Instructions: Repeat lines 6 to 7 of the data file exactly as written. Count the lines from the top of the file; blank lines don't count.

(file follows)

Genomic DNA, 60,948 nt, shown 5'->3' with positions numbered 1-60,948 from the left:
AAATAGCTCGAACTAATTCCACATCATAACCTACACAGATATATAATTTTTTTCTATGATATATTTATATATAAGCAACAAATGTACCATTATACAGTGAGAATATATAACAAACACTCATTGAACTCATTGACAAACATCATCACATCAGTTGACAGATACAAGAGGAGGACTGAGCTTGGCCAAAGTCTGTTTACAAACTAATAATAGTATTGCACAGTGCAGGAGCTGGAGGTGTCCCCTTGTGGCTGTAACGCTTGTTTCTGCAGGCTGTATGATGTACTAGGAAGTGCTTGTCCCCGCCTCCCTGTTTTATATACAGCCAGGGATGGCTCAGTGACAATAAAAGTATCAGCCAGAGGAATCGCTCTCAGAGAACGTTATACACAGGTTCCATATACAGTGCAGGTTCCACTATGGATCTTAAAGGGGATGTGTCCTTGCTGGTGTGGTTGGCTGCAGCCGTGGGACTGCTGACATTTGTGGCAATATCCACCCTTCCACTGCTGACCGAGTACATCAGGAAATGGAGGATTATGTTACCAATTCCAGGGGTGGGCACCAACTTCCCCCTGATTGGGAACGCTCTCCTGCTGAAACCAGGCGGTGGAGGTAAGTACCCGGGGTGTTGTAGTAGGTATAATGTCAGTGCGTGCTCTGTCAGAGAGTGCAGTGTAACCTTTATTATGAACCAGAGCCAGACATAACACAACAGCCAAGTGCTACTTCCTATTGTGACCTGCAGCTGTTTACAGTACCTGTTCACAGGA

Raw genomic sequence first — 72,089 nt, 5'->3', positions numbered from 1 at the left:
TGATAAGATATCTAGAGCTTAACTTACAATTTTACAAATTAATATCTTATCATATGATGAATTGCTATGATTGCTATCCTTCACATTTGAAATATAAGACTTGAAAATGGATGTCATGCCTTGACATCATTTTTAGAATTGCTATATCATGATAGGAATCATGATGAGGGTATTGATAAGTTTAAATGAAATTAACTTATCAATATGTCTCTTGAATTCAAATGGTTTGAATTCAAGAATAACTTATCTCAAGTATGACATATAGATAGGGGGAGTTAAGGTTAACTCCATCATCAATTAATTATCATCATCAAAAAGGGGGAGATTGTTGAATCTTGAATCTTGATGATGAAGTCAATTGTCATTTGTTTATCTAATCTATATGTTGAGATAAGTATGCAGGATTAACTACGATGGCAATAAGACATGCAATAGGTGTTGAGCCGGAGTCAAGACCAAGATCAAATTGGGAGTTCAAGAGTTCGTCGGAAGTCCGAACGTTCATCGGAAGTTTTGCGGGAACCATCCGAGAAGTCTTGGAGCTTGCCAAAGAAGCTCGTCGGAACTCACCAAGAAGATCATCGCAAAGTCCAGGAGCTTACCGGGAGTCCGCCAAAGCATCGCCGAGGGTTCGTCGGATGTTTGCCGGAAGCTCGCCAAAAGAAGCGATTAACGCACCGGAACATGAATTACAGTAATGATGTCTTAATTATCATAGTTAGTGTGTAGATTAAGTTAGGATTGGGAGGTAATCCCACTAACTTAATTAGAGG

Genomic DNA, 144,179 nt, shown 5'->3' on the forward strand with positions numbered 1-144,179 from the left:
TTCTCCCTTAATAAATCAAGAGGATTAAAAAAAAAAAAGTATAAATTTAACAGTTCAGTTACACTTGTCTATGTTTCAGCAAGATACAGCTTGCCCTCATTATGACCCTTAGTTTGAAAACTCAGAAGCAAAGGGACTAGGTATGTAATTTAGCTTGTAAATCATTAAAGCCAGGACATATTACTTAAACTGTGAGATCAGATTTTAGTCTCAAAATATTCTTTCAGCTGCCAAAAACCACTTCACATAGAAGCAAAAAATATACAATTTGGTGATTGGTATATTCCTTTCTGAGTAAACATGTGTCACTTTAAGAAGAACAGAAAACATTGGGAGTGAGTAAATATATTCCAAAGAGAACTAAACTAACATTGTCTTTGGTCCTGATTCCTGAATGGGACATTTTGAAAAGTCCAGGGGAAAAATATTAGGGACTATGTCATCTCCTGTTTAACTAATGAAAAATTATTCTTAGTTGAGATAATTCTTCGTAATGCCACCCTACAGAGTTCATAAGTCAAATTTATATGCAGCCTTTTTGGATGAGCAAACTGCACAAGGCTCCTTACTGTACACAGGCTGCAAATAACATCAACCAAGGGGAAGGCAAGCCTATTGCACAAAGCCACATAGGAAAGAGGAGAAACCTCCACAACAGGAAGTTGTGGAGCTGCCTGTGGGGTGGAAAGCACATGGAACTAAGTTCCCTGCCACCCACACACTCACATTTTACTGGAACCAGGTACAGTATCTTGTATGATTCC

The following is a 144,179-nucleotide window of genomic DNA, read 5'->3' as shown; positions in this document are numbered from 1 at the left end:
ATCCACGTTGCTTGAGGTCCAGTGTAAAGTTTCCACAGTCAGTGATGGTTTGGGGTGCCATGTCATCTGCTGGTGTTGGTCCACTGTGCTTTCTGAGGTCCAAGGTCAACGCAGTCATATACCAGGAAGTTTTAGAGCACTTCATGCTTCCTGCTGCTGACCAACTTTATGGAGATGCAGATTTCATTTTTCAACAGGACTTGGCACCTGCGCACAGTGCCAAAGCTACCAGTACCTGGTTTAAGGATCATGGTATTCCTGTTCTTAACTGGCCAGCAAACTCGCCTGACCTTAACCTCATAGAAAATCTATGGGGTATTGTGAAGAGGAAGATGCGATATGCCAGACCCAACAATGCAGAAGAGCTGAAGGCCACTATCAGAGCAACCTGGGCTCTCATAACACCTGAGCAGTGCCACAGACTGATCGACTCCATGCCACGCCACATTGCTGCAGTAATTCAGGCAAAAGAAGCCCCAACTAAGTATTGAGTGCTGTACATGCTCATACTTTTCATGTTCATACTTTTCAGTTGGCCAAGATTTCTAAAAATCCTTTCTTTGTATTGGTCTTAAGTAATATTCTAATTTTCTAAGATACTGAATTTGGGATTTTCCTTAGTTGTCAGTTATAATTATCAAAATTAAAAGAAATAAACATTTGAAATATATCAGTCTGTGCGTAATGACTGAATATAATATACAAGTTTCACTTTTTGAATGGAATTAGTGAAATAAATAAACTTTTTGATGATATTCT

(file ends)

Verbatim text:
TTCTCCCTTAATAAATCAAGAGGATTAAAAAAAAAAAAGTATAAATTTAACAGTTCAGTTACACTTGTCTATGTTTCAGCAAGATACAGCTTGCCCTCATTATGACCCTTAGTTTGAAAACTCAGAAGCAAAGGGACTAGGTATGTAATTTAGCTTGTAAATCATTAAAGCCAGGACATATTACTTAAACTGTGAGATCAGATTTTAGTCTCAAAATATTCTTTCAGCTGCCAAAAACCACTTCACATAGAAGCAAAAAATATACAATTTGGTGATTGGTATATTCCTTTCTGAGTAAACATGTGTCACTTTAAGAAGAACAGAAAACATTGGGAGTGAGTAAATATATTCCAAAGAGAACTAAACTAACATTGTCTTTGGTCCTGATTCCTGAATGGGACATTTTGAAAAGTCCAGGGGAAAAATATTAGGGACTATGTCATCTCCTGTTTAACTAATGAAAAATTATTCTTAGTTGAGATAATTCTTCGTAATGCCACCCTACAGAGTTCATAAGTCAAATTTATATGCAGCCTTTTTGGATGAGCAAACTGCACAAGGCTCCTTACTGTACACAGGCTGCAAATAACATCAACCAAGGGGAAGGCAAGCCTATTGCACAAAGCCACATAGGAAAGAGGAGAAACCTCCACAACAGGAAGTTGTGGAGCTGCCTGTGGGGTGGAAAGCACATGGAACTAAGTTCCCTGCCACCCACACACTCACATTTTACTGGAACCAGGTACAGTATCTTGTATGATTCC

The following is a 144,179-nucleotide window of genomic DNA, read 5'->3' as shown; positions in this document are numbered from 1 at the left end: